When following such great success, anything less than an equal or greater performance is often considered a failure, and there are several ways that Jackson’s latest is a weaker film than any of the trilogy. 

            The story is plainly less compelling.  Once the companions depart from the Shire, the point of origin for “The Hobbit,” action sequences flow into one another with roughly the grace of Niagara Falls.  Trolls lead to goblins that lead to massive stone giants that lead back to more goblins.  It’s exhausting.

            While LOTR created memorable characters out of every single member of the fellowship, “The Hobbit” cannot boast such lasting performances. 

            Outside of Martin Freeman’s Bilbo, Andy Serkis’ digitally astonishing Gollum, and Sir Ian McKellen’s Gandalf, viewers will be hard-pressed to even identify which characters were on screen at any given point. 

            However, while in some areas “The Hobbit” clearly falls short of its predecessors, it succeeds in many others.  The film is downright fun, and that is all it tried and needed to be.  Freeman’s dialogue is perfect, and while unending, the action is exciting and creative, with less hack and slash than the earlier films. 
           
            Once again the visuals are incredible, with spectacular scenery and special effects combining to sweep the viewers to Middle Earth with ease, both in the iconic Shire and the scarier places of the world. 
           
            Most importantly, the film isn’t trying to be the fourth film in the series.  It has succeeded in being its own story, with a memorable lead in Freeman, a lighter tone and enough action to make viewers forget endless scenes of Frodo trudging through Mordor with a horrifically constipated look on his face. 

Sunday, January 13, 2013

Movie Review: The Hobbit


           Director Peter Jackson’s latest film has had difficulty escaping the legacy of his incredibly successful trilogy, “The Lord of the Rings.”  “The Return of the King” won Best Picture and cemented itself as possibly one of the most important fantasy films of all time.  So “The Hobbit” has been faced with a difficult question: Where do you go from the top?  One of the most difficult aspects of the position “The Hobbit” was in is that often when following success, anything less than an equal or greater performance is considered a failure.  There are a few ways that Jackson’s latest was truly a weaker film than any of the trilogy.  The story is plainly less compelling.  Once the film and the companions depart from the Shire, the point of origin for both “The Hobbit” and the first of the trilogy, “The Fellowship of the Ring,” action sequences flow into one another with roughly the grace of Niagara Falls, and while the trilogy clearly created memorable characters out of every single member of the fellowship, “The Hobbit” cannot boast such lasting performances.  Outside of Martin Freeman’s Bilbo, Andy Serkis’ digitally astonishing Gollum, and Lord of the Rings veteran Sir Ian McKellen’s Gandalf, viewers will be hard-pressed to even identify which characters were on screen at any given point.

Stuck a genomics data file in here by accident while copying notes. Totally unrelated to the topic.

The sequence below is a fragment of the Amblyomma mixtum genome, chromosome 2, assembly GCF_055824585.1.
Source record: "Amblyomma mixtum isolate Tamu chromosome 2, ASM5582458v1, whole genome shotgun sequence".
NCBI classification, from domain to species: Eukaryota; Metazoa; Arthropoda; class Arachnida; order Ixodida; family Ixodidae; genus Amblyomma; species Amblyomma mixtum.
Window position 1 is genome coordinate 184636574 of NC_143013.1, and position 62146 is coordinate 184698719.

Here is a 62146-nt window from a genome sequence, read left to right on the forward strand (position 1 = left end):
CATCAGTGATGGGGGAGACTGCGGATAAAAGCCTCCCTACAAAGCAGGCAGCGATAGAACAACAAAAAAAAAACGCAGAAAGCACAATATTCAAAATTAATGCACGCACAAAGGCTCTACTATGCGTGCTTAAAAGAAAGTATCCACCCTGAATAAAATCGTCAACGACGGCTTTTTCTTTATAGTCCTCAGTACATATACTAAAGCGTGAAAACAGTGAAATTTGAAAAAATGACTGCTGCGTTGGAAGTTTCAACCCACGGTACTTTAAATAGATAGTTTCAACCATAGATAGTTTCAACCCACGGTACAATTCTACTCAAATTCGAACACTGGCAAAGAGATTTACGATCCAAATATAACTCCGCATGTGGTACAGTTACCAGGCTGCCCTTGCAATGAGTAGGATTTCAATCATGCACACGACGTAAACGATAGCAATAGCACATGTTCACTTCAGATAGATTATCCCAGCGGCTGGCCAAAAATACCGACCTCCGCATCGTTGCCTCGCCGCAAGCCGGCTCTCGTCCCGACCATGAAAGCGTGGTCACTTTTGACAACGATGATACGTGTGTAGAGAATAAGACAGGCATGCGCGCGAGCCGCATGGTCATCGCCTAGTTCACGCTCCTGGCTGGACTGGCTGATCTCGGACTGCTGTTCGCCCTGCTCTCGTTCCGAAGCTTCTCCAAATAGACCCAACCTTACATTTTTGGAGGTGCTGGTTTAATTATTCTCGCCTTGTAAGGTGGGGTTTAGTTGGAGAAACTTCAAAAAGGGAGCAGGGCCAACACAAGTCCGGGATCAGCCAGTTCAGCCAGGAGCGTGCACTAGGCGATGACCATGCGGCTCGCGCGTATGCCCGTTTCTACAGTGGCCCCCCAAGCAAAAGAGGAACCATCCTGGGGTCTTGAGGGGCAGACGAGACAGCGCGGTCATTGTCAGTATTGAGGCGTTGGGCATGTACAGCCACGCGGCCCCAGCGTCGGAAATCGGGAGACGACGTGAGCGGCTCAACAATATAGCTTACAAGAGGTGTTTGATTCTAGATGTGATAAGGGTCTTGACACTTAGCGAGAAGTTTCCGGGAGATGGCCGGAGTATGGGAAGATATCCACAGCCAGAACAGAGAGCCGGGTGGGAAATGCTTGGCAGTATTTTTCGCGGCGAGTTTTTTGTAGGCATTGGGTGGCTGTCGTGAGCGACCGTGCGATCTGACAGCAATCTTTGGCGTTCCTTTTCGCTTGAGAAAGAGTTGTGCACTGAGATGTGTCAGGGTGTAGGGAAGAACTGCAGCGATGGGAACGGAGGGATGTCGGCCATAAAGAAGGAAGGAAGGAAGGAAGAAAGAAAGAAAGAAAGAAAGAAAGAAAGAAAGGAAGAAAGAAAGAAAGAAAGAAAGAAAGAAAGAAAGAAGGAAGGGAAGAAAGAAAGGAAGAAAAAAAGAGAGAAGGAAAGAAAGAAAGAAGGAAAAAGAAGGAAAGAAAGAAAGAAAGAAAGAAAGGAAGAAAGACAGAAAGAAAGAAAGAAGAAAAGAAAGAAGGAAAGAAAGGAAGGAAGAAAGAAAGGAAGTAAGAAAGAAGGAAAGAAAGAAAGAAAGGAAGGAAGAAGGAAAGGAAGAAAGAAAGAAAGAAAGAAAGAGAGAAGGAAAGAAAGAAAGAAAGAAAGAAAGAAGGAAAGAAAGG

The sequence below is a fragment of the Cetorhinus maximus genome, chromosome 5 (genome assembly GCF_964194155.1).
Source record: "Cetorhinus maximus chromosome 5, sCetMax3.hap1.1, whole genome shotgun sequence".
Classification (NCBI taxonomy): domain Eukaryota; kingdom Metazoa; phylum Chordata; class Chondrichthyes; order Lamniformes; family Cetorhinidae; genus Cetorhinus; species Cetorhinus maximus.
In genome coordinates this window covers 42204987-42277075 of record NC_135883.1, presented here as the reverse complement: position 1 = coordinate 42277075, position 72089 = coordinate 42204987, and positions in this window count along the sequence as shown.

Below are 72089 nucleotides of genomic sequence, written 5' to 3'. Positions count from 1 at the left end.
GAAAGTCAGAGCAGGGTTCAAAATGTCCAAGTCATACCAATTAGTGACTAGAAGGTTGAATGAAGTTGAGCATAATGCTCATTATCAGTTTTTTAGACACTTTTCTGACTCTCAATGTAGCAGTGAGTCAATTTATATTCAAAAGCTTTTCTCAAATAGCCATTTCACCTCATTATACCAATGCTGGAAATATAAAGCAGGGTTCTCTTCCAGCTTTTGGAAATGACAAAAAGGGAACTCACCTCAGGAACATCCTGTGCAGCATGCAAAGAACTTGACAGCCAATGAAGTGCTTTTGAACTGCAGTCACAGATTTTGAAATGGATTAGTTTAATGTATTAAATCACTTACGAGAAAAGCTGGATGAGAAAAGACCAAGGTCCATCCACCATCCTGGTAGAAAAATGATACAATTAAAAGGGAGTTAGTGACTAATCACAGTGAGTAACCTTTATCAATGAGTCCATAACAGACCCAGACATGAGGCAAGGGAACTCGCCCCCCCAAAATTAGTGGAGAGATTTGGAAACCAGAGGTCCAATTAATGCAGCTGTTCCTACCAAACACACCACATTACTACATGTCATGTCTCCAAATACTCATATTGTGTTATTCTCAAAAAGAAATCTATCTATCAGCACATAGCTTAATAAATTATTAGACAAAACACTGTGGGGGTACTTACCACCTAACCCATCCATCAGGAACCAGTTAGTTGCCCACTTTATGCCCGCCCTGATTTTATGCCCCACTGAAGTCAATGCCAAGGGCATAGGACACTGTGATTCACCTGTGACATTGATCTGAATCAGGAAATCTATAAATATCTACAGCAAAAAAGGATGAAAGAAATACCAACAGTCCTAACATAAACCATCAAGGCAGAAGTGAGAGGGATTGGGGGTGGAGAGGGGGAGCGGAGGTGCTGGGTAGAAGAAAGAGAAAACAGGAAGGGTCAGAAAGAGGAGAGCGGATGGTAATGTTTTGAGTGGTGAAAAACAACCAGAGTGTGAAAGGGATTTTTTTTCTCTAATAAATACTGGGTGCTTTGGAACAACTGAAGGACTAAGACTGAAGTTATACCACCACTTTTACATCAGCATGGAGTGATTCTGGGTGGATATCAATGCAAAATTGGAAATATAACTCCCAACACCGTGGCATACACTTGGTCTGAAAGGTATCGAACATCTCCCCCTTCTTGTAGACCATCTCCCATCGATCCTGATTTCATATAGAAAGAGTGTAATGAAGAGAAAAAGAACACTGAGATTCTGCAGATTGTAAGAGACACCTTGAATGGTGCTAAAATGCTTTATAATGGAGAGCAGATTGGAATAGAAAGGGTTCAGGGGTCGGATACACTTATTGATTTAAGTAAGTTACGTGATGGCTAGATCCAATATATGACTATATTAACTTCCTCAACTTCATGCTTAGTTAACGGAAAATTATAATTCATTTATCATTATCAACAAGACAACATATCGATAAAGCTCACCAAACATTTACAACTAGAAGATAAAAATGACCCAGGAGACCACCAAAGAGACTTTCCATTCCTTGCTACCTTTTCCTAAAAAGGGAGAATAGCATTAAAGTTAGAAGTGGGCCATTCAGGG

However, while in some areas “The Hobbit” clearly falls short of its predecessors, it succeeds in many others.  Jackson and his compatriots are tasked with the incredibly difficult job of turning a fairly short novel into yet another trilogy, and yet they managed to incorporate story that is not present in the novel itself fairly well.  In fact, they used the inclusion of a particularly peculiar wizard to comedic effect, suiting the lighter tone of the novel compared to that of the trilogy.  Once again the visuals of the film are incredible, with spectacular scenery and special effects combining to sweep the viewers to Middle Earth with relative ease.  Most importantly, the film isn’t trying to be the fourth film in the series.  It has succeeded in being its own film, with a memorable lead in Freeman, a lighter tone and enough action to make viewers forget endless scenes of Frodo’s bare feet trudging through Mordor with a horrifically constipated look on his face.  The film is downright fun, and that is all it tried and needed to be. 
Ben and I's NYT Defense

Article


            Brooks Barnes has been a media reviewer for 5 years with the New York Times, mostly focusing on financial and legal issues within the film industry, as well as focusing on the Walt Disney Company. Recently, he wrote a piece centered on Oscar winning director Kathryn Bigelow (“The Hurt Locker”) and her controversial new film, “Zero Dark Thirty.” The movie “Zero Dark Thirty” takes place primarily in Pakistan and is about the United States' hunt for Osama Bin-Laden. The film focuses on an incredibly controversial topic and has gained mixed attention due to its depiction of torture as an interrogation technique.  However, after a brief overview of the film and its primary female role, Mr. Barnes quickly changes directions.  This change occurs near the midway point of the article, and never truly looks back on the content of the film.  It is clear that Barnes was trying to give readers a glimpse into the mind of the director as an individual, somewhat independent of the film. 

            A large portion of the review is derived from an interview with Ms. Bigelow and her screenwriter, Mark Boal.  Using both his experiences during the interview and quotes from Ms. Bigelow’s friends, coworkers and acquaintances, Barnes paints the picture of a humble, driven and likeable woman, citing her generous nature as well as her adamancy that the success of the film is due to the brilliance of her coworkers.  He makes a point of contrasting Ms. Bigelow with the other “masters of the universe” saying that directors are typically “me, me, me.”  Ms. Bigelow’s personality seems like an interesting and refreshing focus, considering all the other attention “Zero Dark Thirty” has received. In fact, the review acknowledges the controversial torture scene with little to no opinion, and drops the topic almost immediately.   

            It is clear that the greatest evidence for Barnes’ assessment of Ms. Bigelow’s character comes from his own personal interactions with her.  His honest impressions of her come through in his writing, and they are entirely positive.  Not only does this article give a refreshing take on the film and the industry itself, it also allows the reader to make a more informed assessment about the film and its controversial nature, with the knowledge of the director’s relentlessly hard working and modest nature, and that is why it is important during the most critical time of year in terms of film.